Caipirinha, the traditional Brazilian drink prepared with cachaça our favourite cocktail. We never paid more than €5 and we even found a bar that did it for €2, so we drank as much as we could knowing how much it costs back home. If you can get hold of a bottle of cachaça, it's worth making at home.

1 lime quartered
1 tablespoon of sugar
A liberal slug of cachaça
1 Cup of ice cubes

Place the lime and sugar in the bottom of a glass.
Using a rolling pin , crush and mash the limes until all the juice has been extracted.
If you have an ice-crushing machine, consider yourself lucky. Otherwise, put the ice cubes in a plastic bag and bash with a hammer until crushed. Pour the cachaça over the ice. Stir well.


Spangly Princess said...

yay! glad to see you back blogging again, and that you had a good time in Lisbon. Also that you didn't let your horrible experience put you off the fish.

Caipirinhas are one of my favourite cocktails, so portugal has just leapt up my 'places to visit' list...

Red said...

I haven't even read your post yet (I'll do that next), I just wanted to say how giddy I was when I came to your blog and saw that Diagnosis: Fishbone had been supplanted by a new post! Yay!

I'll read your entry now...

Red said...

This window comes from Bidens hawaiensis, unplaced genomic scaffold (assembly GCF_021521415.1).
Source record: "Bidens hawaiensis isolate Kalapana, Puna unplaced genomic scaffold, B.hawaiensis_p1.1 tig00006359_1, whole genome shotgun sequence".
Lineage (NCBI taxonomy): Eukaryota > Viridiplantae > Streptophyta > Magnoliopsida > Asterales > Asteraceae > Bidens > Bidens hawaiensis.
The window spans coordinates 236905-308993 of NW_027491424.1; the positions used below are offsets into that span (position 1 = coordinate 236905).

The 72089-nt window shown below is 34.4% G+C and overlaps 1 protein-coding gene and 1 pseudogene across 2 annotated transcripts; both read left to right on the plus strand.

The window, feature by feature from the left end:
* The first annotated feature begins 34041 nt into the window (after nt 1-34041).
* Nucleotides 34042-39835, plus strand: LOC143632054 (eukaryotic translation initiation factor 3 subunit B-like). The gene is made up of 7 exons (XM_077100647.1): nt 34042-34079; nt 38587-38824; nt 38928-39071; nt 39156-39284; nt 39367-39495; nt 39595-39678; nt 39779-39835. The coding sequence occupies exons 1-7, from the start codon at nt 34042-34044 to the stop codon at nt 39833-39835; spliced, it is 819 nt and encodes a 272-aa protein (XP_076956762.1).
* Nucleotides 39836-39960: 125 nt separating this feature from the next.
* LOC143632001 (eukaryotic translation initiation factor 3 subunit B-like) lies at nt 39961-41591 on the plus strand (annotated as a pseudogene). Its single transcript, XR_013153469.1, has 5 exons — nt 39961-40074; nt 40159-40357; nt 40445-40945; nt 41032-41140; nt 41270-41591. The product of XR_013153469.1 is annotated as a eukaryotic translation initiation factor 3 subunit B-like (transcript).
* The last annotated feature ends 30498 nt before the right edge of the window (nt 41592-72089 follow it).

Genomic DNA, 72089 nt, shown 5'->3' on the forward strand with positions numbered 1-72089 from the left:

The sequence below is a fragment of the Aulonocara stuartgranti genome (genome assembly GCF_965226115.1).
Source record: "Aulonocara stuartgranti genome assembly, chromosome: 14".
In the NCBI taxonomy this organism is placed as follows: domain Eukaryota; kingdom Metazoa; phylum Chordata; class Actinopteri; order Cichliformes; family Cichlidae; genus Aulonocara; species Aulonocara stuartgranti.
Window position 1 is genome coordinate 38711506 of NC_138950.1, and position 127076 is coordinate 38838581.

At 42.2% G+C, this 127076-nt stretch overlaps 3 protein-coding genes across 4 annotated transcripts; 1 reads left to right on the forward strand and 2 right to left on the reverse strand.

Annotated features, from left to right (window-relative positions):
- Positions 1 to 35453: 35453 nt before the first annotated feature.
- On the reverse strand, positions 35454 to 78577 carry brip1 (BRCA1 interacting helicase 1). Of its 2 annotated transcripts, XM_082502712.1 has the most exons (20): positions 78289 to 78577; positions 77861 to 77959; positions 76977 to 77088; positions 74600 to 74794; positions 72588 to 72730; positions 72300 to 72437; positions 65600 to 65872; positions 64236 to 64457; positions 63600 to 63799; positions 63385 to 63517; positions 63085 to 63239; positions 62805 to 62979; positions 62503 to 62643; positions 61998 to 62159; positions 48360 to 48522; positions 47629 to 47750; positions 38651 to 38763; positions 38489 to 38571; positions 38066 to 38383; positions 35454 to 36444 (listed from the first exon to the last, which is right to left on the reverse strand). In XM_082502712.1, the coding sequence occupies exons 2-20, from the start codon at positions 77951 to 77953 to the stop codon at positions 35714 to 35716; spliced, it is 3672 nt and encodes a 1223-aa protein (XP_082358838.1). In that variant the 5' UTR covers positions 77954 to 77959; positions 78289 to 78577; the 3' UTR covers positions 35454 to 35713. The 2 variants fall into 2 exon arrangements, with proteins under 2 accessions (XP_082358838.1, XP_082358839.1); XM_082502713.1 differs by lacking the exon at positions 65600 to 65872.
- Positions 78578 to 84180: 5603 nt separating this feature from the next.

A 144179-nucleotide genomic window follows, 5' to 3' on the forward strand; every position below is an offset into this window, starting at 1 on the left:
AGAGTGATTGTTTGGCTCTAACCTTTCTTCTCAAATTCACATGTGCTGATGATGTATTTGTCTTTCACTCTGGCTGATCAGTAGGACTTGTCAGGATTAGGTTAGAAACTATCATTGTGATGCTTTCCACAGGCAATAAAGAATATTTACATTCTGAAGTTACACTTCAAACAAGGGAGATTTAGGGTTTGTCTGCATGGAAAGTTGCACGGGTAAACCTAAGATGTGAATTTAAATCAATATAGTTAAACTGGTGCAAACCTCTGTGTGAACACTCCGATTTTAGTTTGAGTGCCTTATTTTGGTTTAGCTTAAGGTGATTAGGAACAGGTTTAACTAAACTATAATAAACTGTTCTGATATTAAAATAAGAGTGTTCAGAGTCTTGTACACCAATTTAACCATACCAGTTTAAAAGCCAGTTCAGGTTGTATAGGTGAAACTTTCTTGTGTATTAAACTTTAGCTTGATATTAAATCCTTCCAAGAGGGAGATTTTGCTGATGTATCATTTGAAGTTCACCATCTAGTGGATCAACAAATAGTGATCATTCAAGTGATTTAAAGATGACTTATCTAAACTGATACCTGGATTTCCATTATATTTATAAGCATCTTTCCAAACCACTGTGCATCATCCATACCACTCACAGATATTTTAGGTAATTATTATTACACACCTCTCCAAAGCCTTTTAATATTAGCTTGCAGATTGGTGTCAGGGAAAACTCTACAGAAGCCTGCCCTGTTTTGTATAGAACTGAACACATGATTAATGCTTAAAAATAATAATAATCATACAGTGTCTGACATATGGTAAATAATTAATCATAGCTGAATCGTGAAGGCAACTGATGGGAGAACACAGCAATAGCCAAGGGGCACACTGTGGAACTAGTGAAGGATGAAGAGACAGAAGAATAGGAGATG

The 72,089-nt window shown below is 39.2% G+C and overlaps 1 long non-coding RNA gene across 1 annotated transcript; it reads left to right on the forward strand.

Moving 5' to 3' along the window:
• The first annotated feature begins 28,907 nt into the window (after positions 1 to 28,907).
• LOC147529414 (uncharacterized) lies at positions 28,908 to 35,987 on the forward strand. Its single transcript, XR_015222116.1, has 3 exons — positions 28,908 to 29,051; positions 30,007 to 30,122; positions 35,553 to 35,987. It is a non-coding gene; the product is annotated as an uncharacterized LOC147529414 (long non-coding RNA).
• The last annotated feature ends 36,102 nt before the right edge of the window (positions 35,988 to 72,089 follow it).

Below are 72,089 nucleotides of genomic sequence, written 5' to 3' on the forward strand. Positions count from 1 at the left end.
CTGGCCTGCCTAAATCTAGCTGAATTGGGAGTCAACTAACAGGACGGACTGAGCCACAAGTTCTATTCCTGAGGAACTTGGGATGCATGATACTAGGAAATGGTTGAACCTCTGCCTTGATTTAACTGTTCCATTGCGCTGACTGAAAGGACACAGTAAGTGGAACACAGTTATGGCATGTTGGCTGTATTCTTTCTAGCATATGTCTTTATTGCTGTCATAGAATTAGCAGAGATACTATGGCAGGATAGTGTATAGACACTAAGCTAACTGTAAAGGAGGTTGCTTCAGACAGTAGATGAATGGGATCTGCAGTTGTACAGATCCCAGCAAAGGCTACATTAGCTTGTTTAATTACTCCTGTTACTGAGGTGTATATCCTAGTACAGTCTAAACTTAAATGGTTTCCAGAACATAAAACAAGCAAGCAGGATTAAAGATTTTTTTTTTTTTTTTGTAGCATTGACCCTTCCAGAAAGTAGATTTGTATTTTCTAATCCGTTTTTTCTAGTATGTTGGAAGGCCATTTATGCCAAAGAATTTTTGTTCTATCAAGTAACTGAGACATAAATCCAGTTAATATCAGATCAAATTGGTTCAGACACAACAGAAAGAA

Eh, me again! Sounds like Lisbon is a pretty cool place... we've often toyed with the idea, but never got round to it. Some friends went a few years ago and they were surprised at the visible poverty. They weren't expecting anything like that in a western European country. Did you witness any of that?

And did you buy any lovely ceramics? They have the best-looking tiles there (in fact, they have a tile museum in Lisbon, if I'm not mistaken).

* (asterisk) said...

Umm... who are you again? Aaahhh, just kidding! Welcome back. Thank the maker! Glad you're back on the fish, ACT. It's deelish, and you can't let one bad-mannered fish who decided to keep ahold of his bones get the better of you. Looking forward to the next posts. One day, me and the missus will get to Portugal; we've been talking about it for years...

a.c.t said...

Spangly, you must go, it's Caipirinha heaven.

Red & * thank you both, you're so kind. Definitely go to Portugal soon, it's a beatuiful place and really cheap. I'll post more photos soon. Red, we saw quite a few beggars and amputees and sometimes begging amputees. Quite a few nutters as well wondering around the streets. Quite a lot of the buildings look like they are about to collapse but that adds to the character. Didn't buy any ceramics but they are nice - the bags were already laden with bottles.

martinobhoy said...

Welcome back a.c.t

What's always put me off some fish is the amount of work you need to put in to get the edible bits. Maybe I'm just lazy.

Lisbon is definitely on my list of places to go. It has a mythical quality for all Celtic fans my age and younger as it was there in 1967 that we won our one European Cup.